This course will start with the following basic question:
Given a true statement F, how long is the shortest proof that F is true?
The study of this question belongs to the field of propositional proof complexity.
Since proofs appear everywhere in computer science, proof complexity has many deep connections with some of our central open problems:
- In upper bounds, proof complexity forms the basis for the study of many fundamental algorithms used both in theory and in practice, such as: SAT solvers and Model Checking, Gröbner bases, Linear Programming, Cutting Planes and Branch-and-Bound solvers, and Semidefinite Programming/Sums of Squares.
All of these algorithms are, fundamentally, proof search algorithms, which search for the shortest proof in some "weak" proof system.
- In lower bounds, proof complexity is profoundly connected to major open problems in complexity theory, such as proving circuit lower bounds, P vs. NP, and the Unique Games Conjecture.
Furthermore, the past decade has seen an immense amount of progress in proof complexity, with many open problems resolved and many more now ripe for attack.
This course is intended to serve as an introduction to modern proof complexity, emphasizing its connections with computational complexity and algorithms in optimization.
We will study some of the central proof systems that occur in theory and in practice, showing how proofs in each of the systems are intimately tied with fundamental algorithms in optimization, and with proving lower bounds in certain computational models.
Throughout we will also survey many open problems.
We will (hopefully!) get to look at (all of) the following topics:
- - Introduction to Proof Complexity
- Propositional Proof Systems and NP vs. coNP. Proof search (i.e. Automatability), and Feasible Interpolation. Canonical propositional tautologies: the Pigeonhole Principle, Tseitin Formulas, Random k-CNFs, and others.
- - Resolution, SAT Solvers, and Boolean Circuits.
- Resolution proofs and some restrictions. Decision Trees. Introduction to Conflict-Driven Clause-Learning SAT solvers (CDCL). Lower bounds on Resolution proof length. Feasible interpolation and connections to Boolean circuit lower bounds via "lifting".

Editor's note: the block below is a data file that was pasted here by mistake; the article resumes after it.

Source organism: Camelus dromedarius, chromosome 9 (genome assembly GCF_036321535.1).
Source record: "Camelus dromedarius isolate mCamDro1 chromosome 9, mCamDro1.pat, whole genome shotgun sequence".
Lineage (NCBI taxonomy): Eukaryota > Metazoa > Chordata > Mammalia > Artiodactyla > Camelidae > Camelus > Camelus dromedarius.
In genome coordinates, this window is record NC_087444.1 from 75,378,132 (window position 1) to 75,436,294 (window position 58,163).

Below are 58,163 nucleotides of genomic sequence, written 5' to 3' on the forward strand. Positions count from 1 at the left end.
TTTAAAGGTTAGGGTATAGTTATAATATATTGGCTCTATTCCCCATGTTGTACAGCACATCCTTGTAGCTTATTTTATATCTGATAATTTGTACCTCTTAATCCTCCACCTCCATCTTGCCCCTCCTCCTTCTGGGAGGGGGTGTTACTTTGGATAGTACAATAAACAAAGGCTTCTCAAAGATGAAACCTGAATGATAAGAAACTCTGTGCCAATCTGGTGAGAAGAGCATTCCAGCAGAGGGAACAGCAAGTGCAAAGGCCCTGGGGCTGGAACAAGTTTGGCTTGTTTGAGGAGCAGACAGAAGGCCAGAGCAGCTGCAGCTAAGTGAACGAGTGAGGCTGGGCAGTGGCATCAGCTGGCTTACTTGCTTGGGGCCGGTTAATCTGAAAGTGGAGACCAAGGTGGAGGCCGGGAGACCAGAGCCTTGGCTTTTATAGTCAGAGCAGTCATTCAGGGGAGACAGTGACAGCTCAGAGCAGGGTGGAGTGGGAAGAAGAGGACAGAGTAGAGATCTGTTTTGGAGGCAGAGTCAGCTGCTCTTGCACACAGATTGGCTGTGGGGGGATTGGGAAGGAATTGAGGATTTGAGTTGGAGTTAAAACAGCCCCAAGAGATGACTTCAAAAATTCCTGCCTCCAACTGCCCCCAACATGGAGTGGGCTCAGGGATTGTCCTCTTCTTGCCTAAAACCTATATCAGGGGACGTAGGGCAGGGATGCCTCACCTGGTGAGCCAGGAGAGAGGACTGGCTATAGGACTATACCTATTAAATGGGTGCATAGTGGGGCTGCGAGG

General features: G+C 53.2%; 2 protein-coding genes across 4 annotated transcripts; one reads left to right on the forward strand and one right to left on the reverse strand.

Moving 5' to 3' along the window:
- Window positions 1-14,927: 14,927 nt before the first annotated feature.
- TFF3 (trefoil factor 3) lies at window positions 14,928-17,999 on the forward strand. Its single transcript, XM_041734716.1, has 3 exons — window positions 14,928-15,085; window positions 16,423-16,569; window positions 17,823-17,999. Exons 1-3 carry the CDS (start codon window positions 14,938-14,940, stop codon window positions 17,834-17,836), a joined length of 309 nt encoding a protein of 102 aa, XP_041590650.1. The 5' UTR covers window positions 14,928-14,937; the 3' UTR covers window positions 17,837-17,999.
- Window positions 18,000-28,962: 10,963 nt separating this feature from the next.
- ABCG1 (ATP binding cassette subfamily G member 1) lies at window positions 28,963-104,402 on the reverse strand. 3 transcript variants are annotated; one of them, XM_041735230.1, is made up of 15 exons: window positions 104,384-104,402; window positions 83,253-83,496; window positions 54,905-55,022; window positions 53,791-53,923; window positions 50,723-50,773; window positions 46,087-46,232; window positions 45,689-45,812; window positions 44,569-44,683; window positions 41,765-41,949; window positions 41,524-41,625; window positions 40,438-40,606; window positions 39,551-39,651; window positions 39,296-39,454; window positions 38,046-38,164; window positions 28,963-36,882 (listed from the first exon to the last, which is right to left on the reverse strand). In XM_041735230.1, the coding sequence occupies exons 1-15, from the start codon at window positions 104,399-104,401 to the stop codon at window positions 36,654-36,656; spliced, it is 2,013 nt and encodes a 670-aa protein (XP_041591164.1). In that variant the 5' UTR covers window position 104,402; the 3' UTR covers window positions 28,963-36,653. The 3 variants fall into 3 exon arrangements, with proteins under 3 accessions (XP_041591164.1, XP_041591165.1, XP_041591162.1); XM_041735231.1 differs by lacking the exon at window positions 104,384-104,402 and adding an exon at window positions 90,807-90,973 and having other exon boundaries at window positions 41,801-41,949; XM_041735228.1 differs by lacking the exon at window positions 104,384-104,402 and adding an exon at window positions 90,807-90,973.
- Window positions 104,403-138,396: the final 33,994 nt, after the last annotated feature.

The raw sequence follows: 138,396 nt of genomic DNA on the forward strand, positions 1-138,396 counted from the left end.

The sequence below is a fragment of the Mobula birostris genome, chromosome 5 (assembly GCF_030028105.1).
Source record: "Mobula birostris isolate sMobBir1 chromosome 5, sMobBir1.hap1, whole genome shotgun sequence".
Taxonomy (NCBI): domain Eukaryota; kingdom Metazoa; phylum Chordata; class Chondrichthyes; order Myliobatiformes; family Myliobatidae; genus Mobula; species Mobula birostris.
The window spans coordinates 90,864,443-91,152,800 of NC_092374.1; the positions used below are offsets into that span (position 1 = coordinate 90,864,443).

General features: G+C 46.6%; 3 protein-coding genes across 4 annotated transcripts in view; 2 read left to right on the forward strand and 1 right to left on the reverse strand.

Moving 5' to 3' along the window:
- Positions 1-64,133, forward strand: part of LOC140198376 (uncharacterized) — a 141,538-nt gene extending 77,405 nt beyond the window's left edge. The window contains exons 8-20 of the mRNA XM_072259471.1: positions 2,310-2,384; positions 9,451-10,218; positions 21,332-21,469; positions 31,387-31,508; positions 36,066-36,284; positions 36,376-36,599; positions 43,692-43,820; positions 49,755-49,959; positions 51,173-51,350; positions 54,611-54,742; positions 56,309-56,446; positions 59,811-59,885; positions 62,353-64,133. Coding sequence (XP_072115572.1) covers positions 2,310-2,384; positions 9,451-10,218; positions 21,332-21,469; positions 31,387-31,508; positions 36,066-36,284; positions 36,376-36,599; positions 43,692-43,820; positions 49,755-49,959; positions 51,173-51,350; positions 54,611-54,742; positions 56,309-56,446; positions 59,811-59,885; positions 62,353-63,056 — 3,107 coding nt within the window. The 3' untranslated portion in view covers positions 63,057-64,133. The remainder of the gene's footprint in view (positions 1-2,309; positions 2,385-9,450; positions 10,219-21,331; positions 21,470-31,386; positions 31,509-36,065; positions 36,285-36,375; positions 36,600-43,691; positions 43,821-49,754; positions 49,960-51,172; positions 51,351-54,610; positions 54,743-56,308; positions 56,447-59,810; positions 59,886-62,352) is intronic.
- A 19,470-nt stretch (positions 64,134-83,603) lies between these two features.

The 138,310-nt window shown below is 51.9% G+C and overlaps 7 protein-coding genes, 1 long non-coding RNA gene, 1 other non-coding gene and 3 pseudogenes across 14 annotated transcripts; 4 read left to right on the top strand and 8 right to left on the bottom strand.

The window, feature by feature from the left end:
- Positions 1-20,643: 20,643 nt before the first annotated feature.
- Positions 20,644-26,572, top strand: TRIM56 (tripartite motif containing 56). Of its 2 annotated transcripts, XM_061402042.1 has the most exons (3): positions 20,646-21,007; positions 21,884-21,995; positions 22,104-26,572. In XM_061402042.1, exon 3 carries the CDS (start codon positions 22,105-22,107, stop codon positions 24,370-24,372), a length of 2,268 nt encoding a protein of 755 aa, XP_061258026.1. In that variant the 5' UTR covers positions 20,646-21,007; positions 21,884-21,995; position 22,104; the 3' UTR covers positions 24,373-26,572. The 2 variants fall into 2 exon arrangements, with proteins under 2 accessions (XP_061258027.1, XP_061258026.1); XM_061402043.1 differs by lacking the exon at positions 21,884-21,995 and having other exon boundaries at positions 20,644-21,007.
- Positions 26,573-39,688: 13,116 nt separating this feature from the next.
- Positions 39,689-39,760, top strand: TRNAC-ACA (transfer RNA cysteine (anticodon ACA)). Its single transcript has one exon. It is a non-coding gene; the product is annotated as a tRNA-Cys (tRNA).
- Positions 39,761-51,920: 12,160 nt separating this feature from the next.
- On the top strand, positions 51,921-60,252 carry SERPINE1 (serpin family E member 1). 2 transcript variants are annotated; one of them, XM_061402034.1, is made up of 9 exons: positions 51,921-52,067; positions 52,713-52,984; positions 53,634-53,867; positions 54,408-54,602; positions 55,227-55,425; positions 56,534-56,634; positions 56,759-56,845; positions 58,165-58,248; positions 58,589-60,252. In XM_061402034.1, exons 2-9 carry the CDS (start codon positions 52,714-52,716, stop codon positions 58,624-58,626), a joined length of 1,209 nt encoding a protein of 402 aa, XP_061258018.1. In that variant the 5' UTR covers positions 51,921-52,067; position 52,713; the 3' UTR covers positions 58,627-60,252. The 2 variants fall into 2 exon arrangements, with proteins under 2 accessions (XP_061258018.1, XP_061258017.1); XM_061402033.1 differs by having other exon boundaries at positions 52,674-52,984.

- - Nullstellensatz and Polynomial Calculus, Gröbner Bases, and Span Programs.
- Introduction to algebraic proof systems, Hilbert's Nullstellensatz, and Polynomial Calculus. Gröbner Bases algorithms. Lower bounds, Feasible Interpolation by Span Programs. Connections to Quantum Algorithms.
- - Cutting Planes, Branch-and-Bound Solvers, Real Circuits.
- Cutting Planes proofs. Branch-and-Bound solvers for Integer Programming and Stabbing Planes proofs. Feasible Interpolation by Monotone Real Circuits, Lower Bounds.
- - Sherali-Adams, Linear Programming, and Extended Formulations.
- Sherali-Adams proofs and Linear Programming for Optimization. Extended Formulations of Linear Programs. Lower bounds for Sherali-Adams proofs.
- - Sums-of-Squares, Semidefinite Programming, and Semidefinite Extended Formulations.
- Sums-of-Squares proofs and Hilbert's 17th Problem. Semidefinite programs for optimization and the Laserre Hierarchy. Lower bounds for Sums-of-Squares. Semidefinite Extended Formulations. Connections to machine learning: tensor decomposition, learning mixtures of Gaussians, and more.
Mathematical maturity, particularly in discrete mathematics.
An undergraduate course in theoretical computer science will be helpful (such as COMP 330).
However, no specific background will be needed and the course will be essentially self-contained.
This course will not have exams.
The final grade will be based on participation, assignments, and a final project.
Given the current COVID-19 situation, I may or may not expect students to scribe lectures as well.
As a final project, students will be asked to go "in-depth", read a paper close to the topics studied in class, and then give a presentation on it.
The final project can be completed in pairs.
If you like, you can find your own paper that you think is relevant and present on it!
I will also give out a list of good potential papers closer to the fall.